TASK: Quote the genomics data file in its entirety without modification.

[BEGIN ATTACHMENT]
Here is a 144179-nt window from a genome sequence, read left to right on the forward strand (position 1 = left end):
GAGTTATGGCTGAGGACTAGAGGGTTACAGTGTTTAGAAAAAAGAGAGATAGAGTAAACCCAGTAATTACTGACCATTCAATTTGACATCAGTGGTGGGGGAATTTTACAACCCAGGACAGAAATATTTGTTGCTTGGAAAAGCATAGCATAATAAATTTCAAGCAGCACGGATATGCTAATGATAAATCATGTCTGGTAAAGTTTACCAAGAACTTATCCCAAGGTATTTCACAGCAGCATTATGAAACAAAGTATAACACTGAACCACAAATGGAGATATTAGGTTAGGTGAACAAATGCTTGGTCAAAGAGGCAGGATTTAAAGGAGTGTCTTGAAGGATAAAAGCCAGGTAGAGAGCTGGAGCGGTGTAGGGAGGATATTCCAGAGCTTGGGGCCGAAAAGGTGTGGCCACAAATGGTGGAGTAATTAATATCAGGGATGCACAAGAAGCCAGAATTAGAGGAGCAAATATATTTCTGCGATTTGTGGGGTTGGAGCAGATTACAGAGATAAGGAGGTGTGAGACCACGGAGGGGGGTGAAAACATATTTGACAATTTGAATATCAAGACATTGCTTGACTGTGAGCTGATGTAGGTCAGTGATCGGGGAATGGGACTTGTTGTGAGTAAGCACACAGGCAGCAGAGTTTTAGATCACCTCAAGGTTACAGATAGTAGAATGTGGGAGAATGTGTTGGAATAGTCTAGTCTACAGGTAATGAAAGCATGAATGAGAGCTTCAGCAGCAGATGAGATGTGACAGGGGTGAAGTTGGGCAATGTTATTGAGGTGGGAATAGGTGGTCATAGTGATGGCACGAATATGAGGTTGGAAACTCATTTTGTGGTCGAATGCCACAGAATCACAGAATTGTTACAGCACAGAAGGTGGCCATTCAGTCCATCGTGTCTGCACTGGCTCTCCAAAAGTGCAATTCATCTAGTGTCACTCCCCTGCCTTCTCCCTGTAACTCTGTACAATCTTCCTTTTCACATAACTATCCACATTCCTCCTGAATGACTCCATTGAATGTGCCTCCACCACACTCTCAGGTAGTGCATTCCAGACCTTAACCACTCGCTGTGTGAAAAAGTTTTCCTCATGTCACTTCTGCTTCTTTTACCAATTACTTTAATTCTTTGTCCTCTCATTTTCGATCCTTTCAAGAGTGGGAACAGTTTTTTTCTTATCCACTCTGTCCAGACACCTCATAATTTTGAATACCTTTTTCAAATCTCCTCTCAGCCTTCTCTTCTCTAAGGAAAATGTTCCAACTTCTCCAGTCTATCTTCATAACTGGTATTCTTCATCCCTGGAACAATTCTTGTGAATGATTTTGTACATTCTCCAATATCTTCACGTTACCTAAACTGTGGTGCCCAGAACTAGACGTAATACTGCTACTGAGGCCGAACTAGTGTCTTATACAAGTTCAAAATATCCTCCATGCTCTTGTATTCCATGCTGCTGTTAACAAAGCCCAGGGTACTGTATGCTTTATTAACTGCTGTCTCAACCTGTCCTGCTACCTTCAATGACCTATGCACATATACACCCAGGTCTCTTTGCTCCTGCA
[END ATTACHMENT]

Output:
Here is a 144179-nt window from a genome sequence, read left to right on the forward strand (position 1 = left end):
GAGTTATGGCTGAGGACTAGAGGGTTACAGTGTTTAGAAAAAAGAGAGATAGAGTAAACCCAGTAATTACTGACCATTCAATTTGACATCAGTGGTGGGGGAATTTTACAACCCAGGACAGAAATATTTGTTGCTTGGAAAAGCATAGCATAATAAATTTCAAGCAGCACGGATATGCTAATGATAAATCATGTCTGGTAAAGTTTACCAAGAACTTATCCCAAGGTATTTCACAGCAGCATTATGAAACAAAGTATAACACTGAACCACAAATGGAGATATTAGGTTAGGTGAACAAATGCTTGGTCAAAGAGGCAGGATTTAAAGGAGTGTCTTGAAGGATAAAAGCCAGGTAGAGAGCTGGAGCGGTGTAGGGAGGATATTCCAGAGCTTGGGGCCGAAAAGGTGTGGCCACAAATGGTGGAGTAATTAATATCAGGGATGCACAAGAAGCCAGAATTAGAGGAGCAAATATATTTCTGCGATTTGTGGGGTTGGAGCAGATTACAGAGATAAGGAGGTGTGAGACCACGGAGGGGGGTGAAAACATATTTGACAATTTGAATATCAAGACATTGCTTGACTGTGAGCTGATGTAGGTCAGTGATCGGGGAATGGGACTTGTTGTGAGTAAGCACACAGGCAGCAGAGTTTTAGATCACCTCAAGGTTACAGATAGTAGAATGTGGGAGAATGTGTTGGAATAGTCTAGTCTACAGGTAATGAAAGCATGAATGAGAGCTTCAGCAGCAGATGAGATGTGACAGGGGTGAAGTTGGGCAATGTTATTGAGGTGGGAATAGGTGGTCATAGTGATGGCACGAATATGAGGTTGGAAACTCATTTTGTGGTCGAATGCCACAGAATCACAGAATTGTTACAGCACAGAAGGTGGCCATTCAGTCCATCGTGTCTGCACTGGCTCTCCAAAAGTGCAATTCATCTAGTGTCACTCCCCTGCCTTCTCCCTGTAACTCTGTACAATCTTCCTTTTCACATAACTATCCACATTCCTCCTGAATGACTCCATTGAATGTGCCTCCACCACACTCTCAGGTAGTGCATTCCAGACCTTAACCACTCGCTGTGTGAAAAAGTTTTCCTCATGTCACTTCTGCTTCTTTTACCAATTACTTTAATTCTTTGTCCTCTCATTTTCGATCCTTTCAAGAGTGGGAACAGTTTTTTTCTTATCCACTCTGTCCAGACACCTCATAATTTTGAATACCTTTTTCAAATCTCCTCTCAGCCTTCTCTTCTCTAAGGAAAATGTTCCAACTTCTCCAGTCTATCTTCATAACTGGTATTCTTCATCCCTGGAACAATTCTTGTGAATGATTTTGTACATTCTCCAATATCTTCACGTTACCTAAACTGTGGTGCCCAGAACTAGACGTAATACTGCTACTGAGGCCGAACTAGTGTCTTATACAAGTTCAAAATATCCTCCATGCTCTTGTATTCCATGCTGCTGTTAACAAAGCCCAGGGTACTGTATGCTTTATTAACTGCTGTCTCAACCTGTCCTGCTACCTTCAATGACCTATGCACATATACACCCAGGTCTCTTTGCTCCTGCA